Join the Guy Harvey Hammerhead Nation!

November 14, 2012

JOIN THE HAMMERHEAD NATION!

“Hammerheads” are the legions of Guy Harvey fans who have fully adopted the Guy Harvey lifestyle. Hammerheads share Guy’s passion for angling, diving, boating and travel – a life full of adventure and exploration balanced by a keen interest in conserving the marine environment.

Are you ready to become a full-fledged member of the Hammerhead Nation? If so, just fill out this form and you’re in! After joining, you will receive these benefits:

* Monthly e-newsletter full of exclusive content

* Special offers & discounts from Guy Harvey licensees and partners

* Contests & giveaways

* Sneak previews of new merchandise and special edition gear

* Special access to Guy Harvey at public signings

No membership fees, no commitments!  Just fill out the form and you are officially a Guy Harvey Hammerhead!


New Tagging Research Reveals Remarkable Mako Shark Round-Trip Journey in High Resolution

October 30, 2012

DAVIE, FL— OCTOBER 29, 2012— A satellite reporting tagging device known as a SPOT tag, attached to a shortfin mako shark dubbed “Carol” in New Zealand five months ago, is providing scientists with remarkable and previously unknown details of the timing and long-distance migratory movements of this species.

The Guy Harvey Research Institute (GHRI) at Nova Southeastern University is collaborating with the New Zealand National Institute of Water and Atmospheric Research (NIWA) on the tagging experiment with Carol the shortfin mako shark.

The SPOT tag is revealing that Carol is spending a lot of time at the ocean’s surface, reporting her location to the satellite several times daily.

“The unexpectedly frequent daily detections are providing us with a really high resolution view of the migration of this animal,” said GHRI Director Dr. Mahmood Shivji. “We’ve found that Carol has traveled over 5,700 miles in five months, averaging 60 miles per day during some parts of her migration—and this is just a juvenile shark!”

CLICK HERE to see an interactive map of Carol’s travels.

“Conventional identification tags tell us little about the timing of mako shark movements, the route that they take or distance traveled,” said Dr. Malcolm Francis, who is leading the NIWA effort on this study.  “The SPOT tag, revealing Carol’s detailed travels from New Zealand to Fiji and back, shows theses sharks have an amazing internal navigation system that keeps them on course over long journeys.”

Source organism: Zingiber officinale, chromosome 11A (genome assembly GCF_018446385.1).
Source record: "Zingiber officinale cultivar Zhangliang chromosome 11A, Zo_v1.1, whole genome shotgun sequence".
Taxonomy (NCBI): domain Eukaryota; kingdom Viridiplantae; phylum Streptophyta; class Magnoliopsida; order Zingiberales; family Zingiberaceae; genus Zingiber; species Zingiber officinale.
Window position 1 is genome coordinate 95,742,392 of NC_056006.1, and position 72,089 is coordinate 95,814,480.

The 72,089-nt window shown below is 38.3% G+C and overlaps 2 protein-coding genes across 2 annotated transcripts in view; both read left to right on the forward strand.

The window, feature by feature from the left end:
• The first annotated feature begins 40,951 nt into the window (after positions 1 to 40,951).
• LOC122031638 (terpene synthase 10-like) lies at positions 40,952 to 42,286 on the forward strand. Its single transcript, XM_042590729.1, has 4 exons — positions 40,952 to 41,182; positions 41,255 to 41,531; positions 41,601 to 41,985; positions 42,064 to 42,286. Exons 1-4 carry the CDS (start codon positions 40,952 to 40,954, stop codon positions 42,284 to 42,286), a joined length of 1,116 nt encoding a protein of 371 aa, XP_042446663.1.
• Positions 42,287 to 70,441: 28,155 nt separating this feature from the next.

Given the high fishing pressure on makos for their fins and meat, this species is showing declining population trends in parts of its range, which has resulted in the species being listed as “Vulnerable” on the IUCN Red List of Threatened Species.

Based on the amazing results from this initial trial, the GHRI and NIWA are expanding their mako migration study off New Zealand starting in January 2013, according to Dr. Shivji.  The GHRI and Dr. Guy Harvey are also working with Captain Anthony Mendillo of Keen M International to compare the migratory patterns of mako sharks in the Atlantic by tagging them off the coast of Isla Mujeres, Mexico.


Guy Harvey Film, Research Inspires North Vancouver Mayor to Support Shark Fin Ban

October 15, 2012

NOTE: The following article appears courtesy of Huffington Post Canada.

A wave of bylaws banning the possession, trade, sale and distribution of shark fin products has swept across the province of British Columbia this past month. North Vancouver joined Port Moody and Coquitlam in introducing a ban on shark fin soup in restaurants, a popular Asian dish that supports a vast industry that is decimating shark populations worldwide and threatens many species with extinction.

Interestingly, Artists for Conservation played an important role in this policy change. Last year the mayor of the city of North Vancouver, Darrell Mussatto, attended the first annual Artists for Conservation Festival on Grouse Mountain. It was there where he first met legendary marine artist Dr. Guy Harvey, a leading advocate for the shark-fin ban, and founder of the Guy Harvey Research Institute (GHRI).

Dr. Harvey’s documentary “This is Your Ocean: Sharks” premiered at the festival last November and Mayor Mussatto had the opportunity to speak to Dr. Harvey about his efforts to save sharks from extinction through his film. That encounter inspired him to support a shark fin ban in his city last month.

Read the Full Article


Excuse Me Waiter, But There’s an Endangered Species in my Bowl of Soup!

September 4, 2012

NOTE: The following editorial by Dr. Neil Hammerschlag was originally written for National Geographic’s “Ocean Views” blog. Dr. Hammerschlag is a Research Assistant Professor at the University of Miami’s Rosenstiel School of Marine & Atmospheric Science and recipient of multiple grants from the Guy Harvey Ocean Foundation.

Would you eat a bowl of soup if you knew that is was made with minced endangered species? What about if it was also packed full with neurotoxins that can cause degenerative brain disease? Still hungry?